Armenian opposition supporters hold portraits and placards as they attend a rally in Yerevan on April 30, 2018. - Armenian opposition leader Nikol Pashinyan was engaged in high-stakes talks with the ruling party ahead of a key parliamentary vote, inching closer to taking power after two weeks of protests that transformed the country's political landscape. (Karen Minasyan/AFP/Getty Images)

Armenian Canadians join Velvet Revolution in their homeland

Many Canadian Armenians are watching with baited breath as a non-violent grassroots protest movement in Armenia is about to complete the transfer of power from the governing party to the leader of the opposition whose unprecedented campaign of civil disobedience forced the resignation of the country’s prime minister and former president.

Armenia’s parliament is scheduled to vote for a new prime minister on Tuesday, eight days after former Prime Minister Serzh Sargsyan, who ruled Armenia for 10 years, stepped down following 11 days of mass and largely peaceful protests against his continued rule in the former Soviet republic.

Sargsyan, who had already served two terms as the country’s president, changed the constitution in 2015 to turn Armenia from a presidential republic where the executive power was held by the president, into a parliamentary republic where the executive power is held by the prime minister and the president plays a largely ceremonial role.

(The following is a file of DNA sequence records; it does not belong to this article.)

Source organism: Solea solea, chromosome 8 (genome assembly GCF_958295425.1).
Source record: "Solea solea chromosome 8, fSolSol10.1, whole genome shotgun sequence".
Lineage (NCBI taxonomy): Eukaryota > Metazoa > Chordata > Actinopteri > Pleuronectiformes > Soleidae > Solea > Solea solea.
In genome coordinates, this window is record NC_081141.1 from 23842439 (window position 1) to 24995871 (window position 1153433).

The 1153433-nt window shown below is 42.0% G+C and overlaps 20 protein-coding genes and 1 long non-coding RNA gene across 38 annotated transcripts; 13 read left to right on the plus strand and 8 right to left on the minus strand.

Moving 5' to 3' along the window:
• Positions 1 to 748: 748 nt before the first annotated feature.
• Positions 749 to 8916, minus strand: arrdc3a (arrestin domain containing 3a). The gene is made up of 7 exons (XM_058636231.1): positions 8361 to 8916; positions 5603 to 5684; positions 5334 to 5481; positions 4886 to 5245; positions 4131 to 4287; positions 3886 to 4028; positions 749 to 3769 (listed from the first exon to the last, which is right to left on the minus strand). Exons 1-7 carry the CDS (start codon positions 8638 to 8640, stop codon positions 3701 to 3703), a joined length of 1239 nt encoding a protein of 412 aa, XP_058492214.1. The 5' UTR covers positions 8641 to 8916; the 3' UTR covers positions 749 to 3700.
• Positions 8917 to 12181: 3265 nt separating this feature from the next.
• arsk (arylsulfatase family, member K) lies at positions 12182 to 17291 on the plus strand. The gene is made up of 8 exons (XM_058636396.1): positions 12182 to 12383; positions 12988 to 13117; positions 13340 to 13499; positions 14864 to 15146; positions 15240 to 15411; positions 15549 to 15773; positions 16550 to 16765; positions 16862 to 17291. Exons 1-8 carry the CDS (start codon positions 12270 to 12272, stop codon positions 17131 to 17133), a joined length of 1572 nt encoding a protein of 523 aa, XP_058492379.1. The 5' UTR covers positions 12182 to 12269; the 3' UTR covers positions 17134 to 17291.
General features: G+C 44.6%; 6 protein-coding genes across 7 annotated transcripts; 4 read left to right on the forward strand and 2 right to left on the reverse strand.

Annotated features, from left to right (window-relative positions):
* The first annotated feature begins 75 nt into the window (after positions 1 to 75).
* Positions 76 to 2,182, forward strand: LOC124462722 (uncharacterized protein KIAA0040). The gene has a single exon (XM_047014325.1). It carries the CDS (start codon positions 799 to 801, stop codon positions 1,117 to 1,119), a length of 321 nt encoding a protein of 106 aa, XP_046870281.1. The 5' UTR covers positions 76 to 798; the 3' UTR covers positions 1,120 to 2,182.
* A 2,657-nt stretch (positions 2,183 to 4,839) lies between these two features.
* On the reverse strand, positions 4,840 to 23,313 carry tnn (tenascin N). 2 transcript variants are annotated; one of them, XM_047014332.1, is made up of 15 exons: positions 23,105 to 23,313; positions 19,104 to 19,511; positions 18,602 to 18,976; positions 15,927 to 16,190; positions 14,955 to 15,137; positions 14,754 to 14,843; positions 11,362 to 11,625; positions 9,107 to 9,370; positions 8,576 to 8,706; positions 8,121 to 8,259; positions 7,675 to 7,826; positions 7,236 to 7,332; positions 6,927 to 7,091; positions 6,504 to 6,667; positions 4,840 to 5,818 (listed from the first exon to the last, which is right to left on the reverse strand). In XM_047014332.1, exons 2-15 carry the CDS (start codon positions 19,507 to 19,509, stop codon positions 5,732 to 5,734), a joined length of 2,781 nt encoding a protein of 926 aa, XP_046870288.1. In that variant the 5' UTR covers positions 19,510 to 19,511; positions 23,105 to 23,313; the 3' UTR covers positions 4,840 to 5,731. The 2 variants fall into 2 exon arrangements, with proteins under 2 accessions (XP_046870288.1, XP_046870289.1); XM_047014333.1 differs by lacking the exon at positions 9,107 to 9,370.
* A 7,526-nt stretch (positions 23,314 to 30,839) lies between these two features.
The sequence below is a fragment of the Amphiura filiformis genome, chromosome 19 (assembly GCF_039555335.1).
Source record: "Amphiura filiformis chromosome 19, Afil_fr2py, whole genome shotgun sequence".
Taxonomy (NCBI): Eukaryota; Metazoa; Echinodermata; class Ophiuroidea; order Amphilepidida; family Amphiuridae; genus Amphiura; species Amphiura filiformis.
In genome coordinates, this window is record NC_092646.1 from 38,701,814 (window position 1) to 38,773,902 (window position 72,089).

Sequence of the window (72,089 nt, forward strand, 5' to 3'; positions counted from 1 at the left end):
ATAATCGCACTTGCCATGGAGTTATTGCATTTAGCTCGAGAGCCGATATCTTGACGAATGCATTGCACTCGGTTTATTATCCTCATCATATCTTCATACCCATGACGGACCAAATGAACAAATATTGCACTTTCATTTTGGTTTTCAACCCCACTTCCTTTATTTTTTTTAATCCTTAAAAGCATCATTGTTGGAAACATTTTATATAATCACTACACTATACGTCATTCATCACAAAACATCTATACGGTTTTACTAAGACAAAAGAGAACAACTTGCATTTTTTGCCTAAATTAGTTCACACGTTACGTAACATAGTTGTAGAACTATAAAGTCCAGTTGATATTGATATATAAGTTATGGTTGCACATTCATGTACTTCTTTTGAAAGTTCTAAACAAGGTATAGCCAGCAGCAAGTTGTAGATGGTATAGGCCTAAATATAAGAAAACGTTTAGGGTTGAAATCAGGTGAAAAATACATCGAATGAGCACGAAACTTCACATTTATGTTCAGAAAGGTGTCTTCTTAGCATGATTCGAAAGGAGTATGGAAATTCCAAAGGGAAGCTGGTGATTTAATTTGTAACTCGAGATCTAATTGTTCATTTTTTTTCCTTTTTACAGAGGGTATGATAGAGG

Sargsyan was forced to resign after tens of thousands of people flooded the streets in the capital of Yerevan and other cities and towns to protest his political maneuvering to cling to power despite repeated promises not to run for the position of the prime minister.

Armenian opposition leader Nikol Pashinyan gestures to his supporters at a rally in Yerevan, Armenia April 30, 2018. (Gleb Garanich/REUTERS)

Nikol Pashinyan, the leader of the opposition Yelq (Exit) movement who has accused Sargsyan and his ruling Republican Party of mass election fraud and vote buying, is demanding that the Republican-controlled parliament elect him as interim prime minister so he can organize free and fair elections in Armenia.

Protests in support of Pashinyan have been held all across Armenia and Armenian Diaspora communities scattered around the world, including a protest on Sunday in front of the Armenian embassy in Canada.

Vadz Ghazaryan, an IT professional who immigrated to Canada from Armenia in 2014, said the protests have transformed the political landscape in his homeland, giving people hope that the corrupt political system led by the Republican Party can finally be reformed.

(click to listen to the interview with Vadz Ghazaryan)

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